Financial Results

Morecambe Finances 2017: Bring Me Sunshine


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Morecambe had a nervous finish at the end of the 2017/18 season, surviving in the Football League on the final day. Perhaps they should have expected a close shave after being taken over by a Brazilian in 2016.

What was probably cause for a party at the time has then no doubt been replaced by the sombre reality of trying to survive financially after being railroaded by an owner whose relationship with the truth is about the same as Sam Allardyce’s ego is with modesty.

Being a fan of a lower league club is no different to that of a Premier League club, except there are fewer zeroes at the end of player’s wages and less chance of seeing a Japanese tourist with a selfie stick in the club shop.

The Shrimps were promoted to the Football League in 2006/07 and have done well to maintain their league status on meagre resources.

The club has recently produced their financial results for 2016/17, a bit late, partly due we suspect to resolving issues in relation to Diego Lemos, the absent parent who had a habit of forgetting to pay the wages.

Credit should however be given to someone at Morecambe for producing full sets of figures for us to analyse, as too many of their peers take advantage of Company Law loopholes to avoid full disclosures.

We are aware that the Football League (EFL) have been pressed on the issue of clubs only publishing cut down versions of the accounts by the likes of the Football Supporters Federation.

Sadly, the EFL’s standard response is to do nothing and then look surprised when so many clubs attract charlatans, conmen and scumbags at their helm. This takes away from the many brilliant owners of lower league clubs that put body and soul into supporting their local team.

Before writing this elegy to lessons learned we didn’t even know what colour kit Morecambe played in, or the astounding fact that they’ve only had three managers since 1994.

Present incumbent Jim Bentley has just become the longest serving manager of the 92, following the complicated departure of Paul Tilsdale at Exeter City.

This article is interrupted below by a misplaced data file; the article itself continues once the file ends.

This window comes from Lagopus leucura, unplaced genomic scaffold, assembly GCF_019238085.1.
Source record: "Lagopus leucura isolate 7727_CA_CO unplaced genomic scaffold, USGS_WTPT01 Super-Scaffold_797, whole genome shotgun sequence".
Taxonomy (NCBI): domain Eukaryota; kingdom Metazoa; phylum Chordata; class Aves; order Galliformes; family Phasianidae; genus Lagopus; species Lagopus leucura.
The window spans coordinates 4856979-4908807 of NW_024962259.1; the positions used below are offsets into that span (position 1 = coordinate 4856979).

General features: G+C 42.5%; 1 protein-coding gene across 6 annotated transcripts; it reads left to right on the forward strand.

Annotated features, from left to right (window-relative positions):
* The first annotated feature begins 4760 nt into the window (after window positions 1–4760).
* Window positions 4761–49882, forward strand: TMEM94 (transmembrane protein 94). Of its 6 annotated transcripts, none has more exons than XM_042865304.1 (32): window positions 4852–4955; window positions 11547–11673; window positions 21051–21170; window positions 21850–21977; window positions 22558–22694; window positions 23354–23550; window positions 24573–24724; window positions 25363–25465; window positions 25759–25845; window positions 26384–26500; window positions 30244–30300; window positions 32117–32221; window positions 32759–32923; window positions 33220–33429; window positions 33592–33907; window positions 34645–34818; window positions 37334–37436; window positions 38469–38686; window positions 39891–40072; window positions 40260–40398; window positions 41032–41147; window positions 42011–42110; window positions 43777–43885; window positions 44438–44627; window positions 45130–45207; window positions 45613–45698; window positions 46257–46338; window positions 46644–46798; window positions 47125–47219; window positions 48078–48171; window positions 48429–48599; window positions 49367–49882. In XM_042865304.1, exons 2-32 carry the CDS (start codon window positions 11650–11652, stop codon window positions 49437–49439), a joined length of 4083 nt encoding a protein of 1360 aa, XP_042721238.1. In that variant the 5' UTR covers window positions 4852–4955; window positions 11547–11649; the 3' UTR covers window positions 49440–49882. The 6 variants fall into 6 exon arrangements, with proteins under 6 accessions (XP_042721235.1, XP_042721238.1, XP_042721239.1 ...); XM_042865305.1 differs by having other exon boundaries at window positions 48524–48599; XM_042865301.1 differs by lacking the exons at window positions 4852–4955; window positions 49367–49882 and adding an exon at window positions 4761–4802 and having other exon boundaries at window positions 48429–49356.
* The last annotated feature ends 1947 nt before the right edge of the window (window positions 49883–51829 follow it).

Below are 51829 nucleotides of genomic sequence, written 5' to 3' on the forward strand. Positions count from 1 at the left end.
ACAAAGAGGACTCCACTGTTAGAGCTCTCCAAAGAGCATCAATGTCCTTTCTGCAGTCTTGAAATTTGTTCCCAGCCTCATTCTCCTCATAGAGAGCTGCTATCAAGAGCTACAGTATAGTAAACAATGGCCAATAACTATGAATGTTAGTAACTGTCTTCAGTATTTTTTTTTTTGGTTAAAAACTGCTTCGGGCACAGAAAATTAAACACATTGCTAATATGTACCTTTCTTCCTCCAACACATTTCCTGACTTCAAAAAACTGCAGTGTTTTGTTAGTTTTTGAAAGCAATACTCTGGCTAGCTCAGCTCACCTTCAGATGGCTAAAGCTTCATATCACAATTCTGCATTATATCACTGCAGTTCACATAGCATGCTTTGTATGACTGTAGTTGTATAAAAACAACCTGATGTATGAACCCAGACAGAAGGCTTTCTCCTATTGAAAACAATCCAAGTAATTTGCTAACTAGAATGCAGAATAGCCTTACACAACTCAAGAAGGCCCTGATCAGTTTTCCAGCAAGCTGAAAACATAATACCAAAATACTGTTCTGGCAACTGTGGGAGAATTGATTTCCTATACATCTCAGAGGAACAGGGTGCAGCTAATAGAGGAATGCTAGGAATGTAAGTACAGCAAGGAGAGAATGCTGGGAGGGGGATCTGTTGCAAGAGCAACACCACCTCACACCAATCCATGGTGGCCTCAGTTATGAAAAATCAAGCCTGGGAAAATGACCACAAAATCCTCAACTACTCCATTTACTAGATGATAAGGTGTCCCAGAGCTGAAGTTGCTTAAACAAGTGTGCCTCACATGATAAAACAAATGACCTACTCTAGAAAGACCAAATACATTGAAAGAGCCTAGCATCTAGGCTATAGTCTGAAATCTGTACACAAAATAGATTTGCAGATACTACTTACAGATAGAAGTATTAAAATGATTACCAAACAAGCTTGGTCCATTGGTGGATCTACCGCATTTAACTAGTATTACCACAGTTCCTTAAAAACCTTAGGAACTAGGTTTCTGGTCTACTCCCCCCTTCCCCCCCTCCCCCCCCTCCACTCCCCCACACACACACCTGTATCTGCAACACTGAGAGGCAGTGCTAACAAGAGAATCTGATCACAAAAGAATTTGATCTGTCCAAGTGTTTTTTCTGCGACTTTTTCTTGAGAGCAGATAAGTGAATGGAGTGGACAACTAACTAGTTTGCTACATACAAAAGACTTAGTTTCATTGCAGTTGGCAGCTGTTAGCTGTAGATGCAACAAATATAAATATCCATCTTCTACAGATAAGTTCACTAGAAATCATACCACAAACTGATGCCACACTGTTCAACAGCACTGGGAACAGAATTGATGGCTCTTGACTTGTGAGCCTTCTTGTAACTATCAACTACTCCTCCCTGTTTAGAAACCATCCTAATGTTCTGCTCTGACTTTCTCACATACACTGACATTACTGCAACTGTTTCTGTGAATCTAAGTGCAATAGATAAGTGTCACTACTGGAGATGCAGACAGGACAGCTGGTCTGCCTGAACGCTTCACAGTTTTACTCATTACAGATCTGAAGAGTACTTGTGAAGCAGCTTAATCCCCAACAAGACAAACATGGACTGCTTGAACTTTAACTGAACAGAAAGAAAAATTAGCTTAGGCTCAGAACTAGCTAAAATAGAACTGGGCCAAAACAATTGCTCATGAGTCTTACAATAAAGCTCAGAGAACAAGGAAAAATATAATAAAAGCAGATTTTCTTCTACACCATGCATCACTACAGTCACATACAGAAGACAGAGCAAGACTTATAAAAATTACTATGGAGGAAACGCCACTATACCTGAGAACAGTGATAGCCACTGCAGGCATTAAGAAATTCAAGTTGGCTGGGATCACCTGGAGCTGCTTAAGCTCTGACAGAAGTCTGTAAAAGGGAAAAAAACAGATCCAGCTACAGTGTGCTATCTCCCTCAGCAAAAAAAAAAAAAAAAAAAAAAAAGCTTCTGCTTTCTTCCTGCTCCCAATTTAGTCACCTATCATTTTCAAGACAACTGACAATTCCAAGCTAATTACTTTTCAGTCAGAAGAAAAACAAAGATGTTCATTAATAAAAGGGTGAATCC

Bentley has outlived the club’s recent owners, including the former head of Umbro, Peter McGuigan, Lemos (along with Qatari sidekick Abdulrahman Al Hashemi who lasted two months) via a company called G50 Holdings Ltd.

When Lemos resigned, or kicked out, the truth is murky, the club effectively was then owned by Graham Burnard, a tax consultant, who appeared from nowhere.

The club now appears to be taken over by a company called Bond Group Investments Ltd, which was set up with the princely sum of two pounds by two blokes called Jason Whittingham, owner of a pawnbroking empire, and Colin Goldring, a London lawyer.

These two only became directors of Morecambe on 14 May 2018. EFL approval of the takeover is required, and surely a pawnbroker and ambulance chaser at the helm means that they will satisfy the ‘Owners and Directors’ test of the EFL?

The club also appears to have taken out a mortgage secured on the Globe Arena, their home ground, with Mayfair Fin UK Ltd, an Essex based lending emporium, whose contact email address is that of…Jason Whittingham, and whose signature on the agreement is…Colin Goldring.

Financial summary

Income £2.70 million (up 9% from £2.47 million)

Wages £1.93 million (down 3% from £1.99 million))

Losses £350,000 (down 41% from £598,000)

Player sales and purchases zero (no change)

Borrowings £1.74 million (down from £3.32 million)


Most clubs split their income between three sources, broadcast, matchday and commercial. Morecambe have added a fourth, hospitality.

Morecambe’s income has been broadly static for the last few years, but the whole club generates about the same amount of money as the average annual wage for a single Premier League footballer.

Broadcast Income

Clubs in the EFL get a share of two forms of broadcast income. The Football League has a £90 million a season deal with Sky, and splits the money 80% to the Championship, 12% to League One and 8% to League Two. Some of the pot is allocated to the Professional Footballer’s Association, and a proportion is set aside for those clubs whose matches are broadcast live. This results in a League 2 team getting a basic payment of about £472,000, plus additional £30,000 for a match televised live at home and £10,000 if they are the away team.

In addition, the Premier League gives money to the EFL in what are called ‘Solidarity Payments’, which are a constant percentage of the Premier League TV deal. These solidarity payments increased from £230,000 to £430,000 in 2016/17 due to the commencement of the new BT/Sky TV deal kicking in.

If Morecambe were relegated to the National League, they would receive some parachute payments for a couple of years in respect of the basic payment money from the EFL deal, but after that they would effectively be generating nothing from this source.

Overall TV money is about a third of the total for Morecambe.


Morecambe averaged home crowds of 1,704 in 2016/17, the second lowest in the division, with only the mighty Accrington Stanley attracting fewer fans that season.